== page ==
Judge Paul Burmaster Explains the Parenting Plan and Custody Decision-Making Process in Family Court

Michigan, US, 20th June 2024, ZEX PR WIRE, Judge Paul Burmaster, a respected figure in the Family Law division of the 10th Judicial District, Johnson County, Kansas District Court, provides insight into judges’ careful and comprehensive process to determine child custody, residency and parenting plans. Judge Burmaster, the second most senior judge in the seven-judge Family Law department, brings a wealth of experience and a deep commitment to the welfare of children in divorce and parentage cases.

Serving in a court that includes 22 District Judges and 4 Magistrate Judges, Judge Burmaster manages a demanding workload of approximately 2,000 assigned cases and 400 scheduled hearings, addressing issues such as divorces, parentage disputes, and protection orders. His extensive experience in criminal and civil matters and his mediation skills make him a pivotal figure in ensuring fair and just outcomes in family law cases.

Judge Burmaster explains that “custody” as used in Kansas can be confusing for parents.  “Custody” in Kansas does not refer to the residence of the child, but rather it refers to the responsibility to make decisions regarding the “health, safety, and welfare” of the child.  “Joint” custody, where parents share in these decisions, is preferred.  However, in some cases “Sole” custody, where one parent makes the decisions, is necessary.  “Our primary focus is always the child’s best interest,” says Judge Burmaster. “We look at various aspects including each parent’s role and involvement with the child, the age of the child, the desires of a child of sufficient age, and the interaction of the parents, including any history of domestic violence.”

The analysis of parenting plans and residency of the child involves multiple elements found in the Kansas statutes, Judge Paul Burmaster says.  He says this list includes “the emotional and physical needs of the child, the interaction of the child with parents and other people in the child’s orbit, the ability of the parents to communicate and cooperate with each other, evidence of domestic abuse, the location of the child’s school, and more.” Judges, he adds, take great care to examine all of these elements, although depending on the facts of the case, some of the elements may be more relevant that others.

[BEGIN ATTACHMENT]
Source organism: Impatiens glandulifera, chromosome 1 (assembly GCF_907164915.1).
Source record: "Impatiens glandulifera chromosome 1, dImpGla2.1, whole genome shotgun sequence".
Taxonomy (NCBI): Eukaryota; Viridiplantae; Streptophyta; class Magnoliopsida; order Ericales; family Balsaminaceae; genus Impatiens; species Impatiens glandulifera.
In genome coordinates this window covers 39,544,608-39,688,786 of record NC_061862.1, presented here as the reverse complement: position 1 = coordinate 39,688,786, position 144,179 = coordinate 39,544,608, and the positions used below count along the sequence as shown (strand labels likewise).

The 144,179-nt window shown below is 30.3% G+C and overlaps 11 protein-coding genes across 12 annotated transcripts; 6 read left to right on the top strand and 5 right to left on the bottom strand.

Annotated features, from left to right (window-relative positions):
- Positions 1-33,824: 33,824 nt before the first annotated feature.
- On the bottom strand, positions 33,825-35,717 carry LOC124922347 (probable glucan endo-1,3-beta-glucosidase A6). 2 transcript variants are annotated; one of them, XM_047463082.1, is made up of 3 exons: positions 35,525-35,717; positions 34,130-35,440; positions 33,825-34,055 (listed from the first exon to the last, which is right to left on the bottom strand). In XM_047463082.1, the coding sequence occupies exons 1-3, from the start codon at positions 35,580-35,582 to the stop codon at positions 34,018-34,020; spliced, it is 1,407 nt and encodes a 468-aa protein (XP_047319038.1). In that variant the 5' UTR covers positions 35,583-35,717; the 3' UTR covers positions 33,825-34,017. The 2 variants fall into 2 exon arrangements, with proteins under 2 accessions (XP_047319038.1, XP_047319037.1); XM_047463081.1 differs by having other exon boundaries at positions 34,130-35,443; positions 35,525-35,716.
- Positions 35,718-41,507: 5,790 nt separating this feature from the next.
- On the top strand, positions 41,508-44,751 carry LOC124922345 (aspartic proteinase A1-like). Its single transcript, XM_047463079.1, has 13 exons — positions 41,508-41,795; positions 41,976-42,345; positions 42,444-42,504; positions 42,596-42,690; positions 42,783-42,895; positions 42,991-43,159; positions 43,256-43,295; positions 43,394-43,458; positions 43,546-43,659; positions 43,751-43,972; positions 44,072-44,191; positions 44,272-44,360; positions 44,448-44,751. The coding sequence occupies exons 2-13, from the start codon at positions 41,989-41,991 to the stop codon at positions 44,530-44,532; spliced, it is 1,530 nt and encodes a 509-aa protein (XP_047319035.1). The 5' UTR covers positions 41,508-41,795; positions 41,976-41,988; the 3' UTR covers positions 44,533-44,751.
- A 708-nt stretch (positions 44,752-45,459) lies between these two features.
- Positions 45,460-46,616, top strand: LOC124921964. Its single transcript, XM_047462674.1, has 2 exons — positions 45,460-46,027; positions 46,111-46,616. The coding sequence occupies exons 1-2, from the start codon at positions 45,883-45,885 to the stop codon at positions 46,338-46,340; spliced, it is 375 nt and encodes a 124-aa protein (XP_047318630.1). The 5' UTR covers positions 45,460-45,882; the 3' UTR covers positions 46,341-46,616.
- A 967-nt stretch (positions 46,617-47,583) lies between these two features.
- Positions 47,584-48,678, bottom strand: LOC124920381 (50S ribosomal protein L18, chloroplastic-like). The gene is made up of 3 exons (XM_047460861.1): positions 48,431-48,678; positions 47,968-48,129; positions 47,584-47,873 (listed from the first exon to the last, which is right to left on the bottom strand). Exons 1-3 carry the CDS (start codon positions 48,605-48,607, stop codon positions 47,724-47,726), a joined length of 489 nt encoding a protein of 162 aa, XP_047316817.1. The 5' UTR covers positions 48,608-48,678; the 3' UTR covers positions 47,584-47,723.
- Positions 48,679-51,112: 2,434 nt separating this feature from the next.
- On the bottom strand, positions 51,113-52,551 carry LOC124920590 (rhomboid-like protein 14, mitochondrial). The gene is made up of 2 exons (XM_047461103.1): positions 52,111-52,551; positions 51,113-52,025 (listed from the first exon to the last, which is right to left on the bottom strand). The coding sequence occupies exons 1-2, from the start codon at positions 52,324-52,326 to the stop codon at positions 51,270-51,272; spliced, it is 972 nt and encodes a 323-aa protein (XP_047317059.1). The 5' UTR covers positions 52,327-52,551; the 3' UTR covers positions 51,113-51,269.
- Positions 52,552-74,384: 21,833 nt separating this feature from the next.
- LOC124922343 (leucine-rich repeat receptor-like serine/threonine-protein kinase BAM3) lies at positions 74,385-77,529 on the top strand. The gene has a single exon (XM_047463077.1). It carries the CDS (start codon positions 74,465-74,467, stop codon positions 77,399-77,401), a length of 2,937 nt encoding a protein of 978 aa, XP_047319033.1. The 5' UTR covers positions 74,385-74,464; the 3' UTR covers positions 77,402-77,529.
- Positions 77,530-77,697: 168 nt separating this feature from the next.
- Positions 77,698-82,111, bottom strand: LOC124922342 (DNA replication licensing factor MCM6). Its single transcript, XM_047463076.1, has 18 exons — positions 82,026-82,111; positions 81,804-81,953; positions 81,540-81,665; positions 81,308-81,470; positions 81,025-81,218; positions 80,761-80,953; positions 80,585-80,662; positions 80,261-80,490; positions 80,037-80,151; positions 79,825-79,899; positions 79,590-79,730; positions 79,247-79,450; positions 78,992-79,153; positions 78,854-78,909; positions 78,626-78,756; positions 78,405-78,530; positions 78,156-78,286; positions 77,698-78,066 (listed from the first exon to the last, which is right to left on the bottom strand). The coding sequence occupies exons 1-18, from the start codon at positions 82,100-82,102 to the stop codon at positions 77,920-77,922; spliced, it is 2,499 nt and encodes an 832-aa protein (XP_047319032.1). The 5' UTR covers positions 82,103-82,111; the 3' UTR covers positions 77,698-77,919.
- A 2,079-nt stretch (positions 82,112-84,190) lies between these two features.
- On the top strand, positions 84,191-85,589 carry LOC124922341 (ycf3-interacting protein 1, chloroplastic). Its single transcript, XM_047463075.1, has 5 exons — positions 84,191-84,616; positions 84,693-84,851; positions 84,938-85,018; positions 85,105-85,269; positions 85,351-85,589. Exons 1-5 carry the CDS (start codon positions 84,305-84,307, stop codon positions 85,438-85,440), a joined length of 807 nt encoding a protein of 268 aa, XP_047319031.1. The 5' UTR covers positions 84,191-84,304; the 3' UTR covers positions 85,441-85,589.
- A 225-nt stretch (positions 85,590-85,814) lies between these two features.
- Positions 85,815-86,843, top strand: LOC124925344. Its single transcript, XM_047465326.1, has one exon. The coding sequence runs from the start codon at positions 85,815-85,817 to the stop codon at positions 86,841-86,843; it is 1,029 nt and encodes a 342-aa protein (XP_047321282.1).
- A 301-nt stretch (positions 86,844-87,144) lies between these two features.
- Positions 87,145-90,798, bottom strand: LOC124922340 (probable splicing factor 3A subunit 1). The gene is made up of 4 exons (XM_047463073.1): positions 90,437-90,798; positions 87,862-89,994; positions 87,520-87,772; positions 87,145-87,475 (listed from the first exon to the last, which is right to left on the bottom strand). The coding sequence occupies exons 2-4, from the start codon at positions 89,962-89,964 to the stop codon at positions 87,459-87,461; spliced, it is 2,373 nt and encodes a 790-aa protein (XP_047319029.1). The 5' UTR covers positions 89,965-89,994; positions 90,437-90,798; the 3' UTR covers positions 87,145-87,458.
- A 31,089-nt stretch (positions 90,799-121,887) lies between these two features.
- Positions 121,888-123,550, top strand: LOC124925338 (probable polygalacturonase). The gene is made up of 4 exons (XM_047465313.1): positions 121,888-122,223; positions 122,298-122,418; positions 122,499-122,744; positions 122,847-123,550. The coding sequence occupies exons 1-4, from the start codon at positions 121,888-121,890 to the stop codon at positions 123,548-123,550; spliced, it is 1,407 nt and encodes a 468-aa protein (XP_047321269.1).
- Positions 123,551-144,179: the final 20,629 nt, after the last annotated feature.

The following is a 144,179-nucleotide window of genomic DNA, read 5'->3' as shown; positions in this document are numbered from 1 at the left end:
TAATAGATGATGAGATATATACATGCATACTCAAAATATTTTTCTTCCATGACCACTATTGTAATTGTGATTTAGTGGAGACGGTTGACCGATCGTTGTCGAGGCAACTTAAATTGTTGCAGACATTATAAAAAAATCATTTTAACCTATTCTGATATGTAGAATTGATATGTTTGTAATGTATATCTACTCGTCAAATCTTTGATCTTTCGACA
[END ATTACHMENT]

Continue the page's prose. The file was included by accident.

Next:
“The relationship history is crucial,” Judge Burmaster notes. “We evaluate how each parent has been involved in the child’s life, their roles, and the nature of their interactions. Stability and continuity are vital for the child’s sense of security, but we also recognize that as parents’ lives change, their roles change and so may their involvement.”

Another significant factor is the parents’ willingness to collaborate and maintain a cooperative co-parenting relationship. Judges look for evidence that parents can put aside their differences and work together to support their child’s overall well-being. “Cooperation between parents can greatly impact the child’s adjustment and emotional health,” Judge Burmaster emphasizes. “We encourage parents to demonstrate a commitment to co-parenting effectively.”

The court, Judge Burmaster adds, also takes into account any history of abuse from either parent. Ensuring the child’s safety is paramount, and any evidence of past abuse or neglect is thoroughly examined. Additionally, the living conditions provided by each parent may be evaluated to ensure they offer a stable and safe environment for the child.

Judge Burmaster also noted that courts usually consider how far apart parents live from each other. In cases where parents live close to each other, equal parenting time is more likely a possibility. However, when parents live far apart, Judge Burmaster said, equal time is likely not possible as the child will likely spend more time in the residence close to their school and activities. The hope, he says, is to ensure that the child’s life is in no way destabilized more than the damage already caused by the divorce process itself. 

Judge Burmaster’s journey to the bench began with a distinguished career in private practice, handling various cases, including criminal, civil, and juvenile matters. With extensive trial experience, he has handled over 40 jury trials and countless bench trials. His career also includes serving as an Assistant District Attorney in Wyandotte County and Assistant City Prosecutor in Wichita and Kansas City, Missouri.

Beyond his legal work, Judge Burmaster is committed to his community through various charitable endeavors, including his past membership on the Community Leadership Development Council for the Kansas Children’s Service League.

Judge Burmaster’s dedication to justice and comprehensive approach to parenting time decisions reflect his deep commitment to serving the best interests of children and families in Johnson County.

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